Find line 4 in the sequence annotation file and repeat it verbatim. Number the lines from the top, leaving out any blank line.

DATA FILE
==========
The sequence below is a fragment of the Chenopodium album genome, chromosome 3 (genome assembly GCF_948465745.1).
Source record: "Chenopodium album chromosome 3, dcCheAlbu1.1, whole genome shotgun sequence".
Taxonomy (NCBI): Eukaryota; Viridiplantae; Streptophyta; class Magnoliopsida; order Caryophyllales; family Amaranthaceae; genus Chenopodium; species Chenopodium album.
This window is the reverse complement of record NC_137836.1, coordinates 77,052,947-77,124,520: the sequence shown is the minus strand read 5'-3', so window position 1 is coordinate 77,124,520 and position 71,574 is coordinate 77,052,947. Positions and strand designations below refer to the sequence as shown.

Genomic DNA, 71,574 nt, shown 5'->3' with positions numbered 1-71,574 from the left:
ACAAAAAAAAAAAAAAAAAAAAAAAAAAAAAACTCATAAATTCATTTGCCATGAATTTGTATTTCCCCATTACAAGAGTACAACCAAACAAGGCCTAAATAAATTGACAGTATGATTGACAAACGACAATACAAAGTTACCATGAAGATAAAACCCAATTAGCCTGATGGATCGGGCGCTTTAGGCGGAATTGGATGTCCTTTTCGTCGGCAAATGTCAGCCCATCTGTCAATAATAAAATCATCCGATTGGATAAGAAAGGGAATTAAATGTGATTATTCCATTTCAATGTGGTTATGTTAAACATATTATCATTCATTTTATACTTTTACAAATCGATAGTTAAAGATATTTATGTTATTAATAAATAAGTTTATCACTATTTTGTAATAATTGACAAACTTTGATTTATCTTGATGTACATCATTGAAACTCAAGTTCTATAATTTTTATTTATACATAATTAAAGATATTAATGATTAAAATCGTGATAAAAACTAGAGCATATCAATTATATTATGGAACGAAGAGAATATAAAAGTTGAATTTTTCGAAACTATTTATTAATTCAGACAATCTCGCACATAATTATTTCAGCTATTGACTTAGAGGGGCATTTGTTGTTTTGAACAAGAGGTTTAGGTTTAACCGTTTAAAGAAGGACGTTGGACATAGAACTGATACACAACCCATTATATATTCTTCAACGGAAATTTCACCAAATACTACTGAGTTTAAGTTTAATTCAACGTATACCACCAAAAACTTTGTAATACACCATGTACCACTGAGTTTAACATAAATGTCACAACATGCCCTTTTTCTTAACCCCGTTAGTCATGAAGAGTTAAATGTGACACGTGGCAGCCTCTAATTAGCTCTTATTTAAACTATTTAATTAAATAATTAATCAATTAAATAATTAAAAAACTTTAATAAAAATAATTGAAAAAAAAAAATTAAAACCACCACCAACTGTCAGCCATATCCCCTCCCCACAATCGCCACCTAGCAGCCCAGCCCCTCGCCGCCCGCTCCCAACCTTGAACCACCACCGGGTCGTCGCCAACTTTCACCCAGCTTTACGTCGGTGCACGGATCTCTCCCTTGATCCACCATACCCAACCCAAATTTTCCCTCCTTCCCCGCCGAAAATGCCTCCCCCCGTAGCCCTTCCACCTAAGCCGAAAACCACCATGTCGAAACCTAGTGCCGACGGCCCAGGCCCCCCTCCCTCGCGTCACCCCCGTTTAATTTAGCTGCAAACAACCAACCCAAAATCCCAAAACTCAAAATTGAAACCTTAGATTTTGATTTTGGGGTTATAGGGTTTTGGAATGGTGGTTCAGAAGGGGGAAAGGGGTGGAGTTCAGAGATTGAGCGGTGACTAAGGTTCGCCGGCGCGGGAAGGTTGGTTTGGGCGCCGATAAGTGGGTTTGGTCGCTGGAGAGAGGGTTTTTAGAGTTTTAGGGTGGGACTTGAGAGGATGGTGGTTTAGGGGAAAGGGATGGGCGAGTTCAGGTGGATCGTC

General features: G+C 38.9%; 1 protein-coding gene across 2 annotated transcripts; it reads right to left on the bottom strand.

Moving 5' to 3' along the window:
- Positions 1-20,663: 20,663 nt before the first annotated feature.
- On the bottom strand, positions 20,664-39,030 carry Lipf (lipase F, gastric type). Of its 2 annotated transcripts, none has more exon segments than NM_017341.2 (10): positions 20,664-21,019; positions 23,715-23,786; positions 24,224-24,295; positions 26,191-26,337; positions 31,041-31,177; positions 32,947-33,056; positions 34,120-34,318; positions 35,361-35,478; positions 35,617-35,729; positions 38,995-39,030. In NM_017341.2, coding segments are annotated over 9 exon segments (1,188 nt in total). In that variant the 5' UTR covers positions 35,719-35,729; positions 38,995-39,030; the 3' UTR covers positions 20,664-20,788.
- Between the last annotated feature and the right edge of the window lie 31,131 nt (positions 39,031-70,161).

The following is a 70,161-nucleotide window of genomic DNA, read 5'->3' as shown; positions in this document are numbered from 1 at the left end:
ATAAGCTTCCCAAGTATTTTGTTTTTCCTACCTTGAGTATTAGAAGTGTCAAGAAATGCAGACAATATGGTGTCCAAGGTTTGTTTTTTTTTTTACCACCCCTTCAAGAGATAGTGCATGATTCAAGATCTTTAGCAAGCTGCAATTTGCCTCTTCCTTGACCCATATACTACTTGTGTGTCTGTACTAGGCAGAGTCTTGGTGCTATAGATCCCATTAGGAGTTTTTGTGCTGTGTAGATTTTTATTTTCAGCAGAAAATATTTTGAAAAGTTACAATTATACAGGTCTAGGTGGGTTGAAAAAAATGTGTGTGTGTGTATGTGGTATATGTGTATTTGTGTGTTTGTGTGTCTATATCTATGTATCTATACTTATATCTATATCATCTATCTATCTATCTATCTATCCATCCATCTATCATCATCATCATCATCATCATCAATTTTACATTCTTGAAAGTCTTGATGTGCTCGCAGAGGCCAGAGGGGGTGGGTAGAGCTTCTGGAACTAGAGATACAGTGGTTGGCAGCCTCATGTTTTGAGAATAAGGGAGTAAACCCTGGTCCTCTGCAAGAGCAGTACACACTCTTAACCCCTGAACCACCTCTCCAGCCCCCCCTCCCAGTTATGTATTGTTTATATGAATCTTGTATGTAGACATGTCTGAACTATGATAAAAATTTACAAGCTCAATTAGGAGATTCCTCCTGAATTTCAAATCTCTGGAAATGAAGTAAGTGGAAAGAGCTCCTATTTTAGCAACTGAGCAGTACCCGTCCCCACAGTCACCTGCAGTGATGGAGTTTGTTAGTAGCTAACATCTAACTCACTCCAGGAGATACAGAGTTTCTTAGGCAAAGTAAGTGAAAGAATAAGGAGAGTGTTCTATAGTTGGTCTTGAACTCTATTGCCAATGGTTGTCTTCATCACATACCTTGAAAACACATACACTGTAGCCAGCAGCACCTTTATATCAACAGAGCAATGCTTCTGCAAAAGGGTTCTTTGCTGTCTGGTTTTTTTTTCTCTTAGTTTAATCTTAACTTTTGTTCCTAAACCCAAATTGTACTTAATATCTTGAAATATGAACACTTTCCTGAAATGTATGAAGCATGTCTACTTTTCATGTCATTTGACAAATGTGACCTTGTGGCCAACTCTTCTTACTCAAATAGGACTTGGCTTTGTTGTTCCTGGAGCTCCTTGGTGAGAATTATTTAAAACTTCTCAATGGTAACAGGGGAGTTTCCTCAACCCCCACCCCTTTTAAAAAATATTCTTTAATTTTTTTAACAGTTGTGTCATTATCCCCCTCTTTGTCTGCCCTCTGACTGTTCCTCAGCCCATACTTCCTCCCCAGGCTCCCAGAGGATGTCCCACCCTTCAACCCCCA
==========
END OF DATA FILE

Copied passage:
This window is the reverse complement of record NC_137836.1, coordinates 77,052,947-77,124,520: the sequence shown is the minus strand read 5'-3', so window position 1 is coordinate 77,124,520 and position 71,574 is coordinate 77,052,947. Positions and strand designations below refer to the sequence as shown.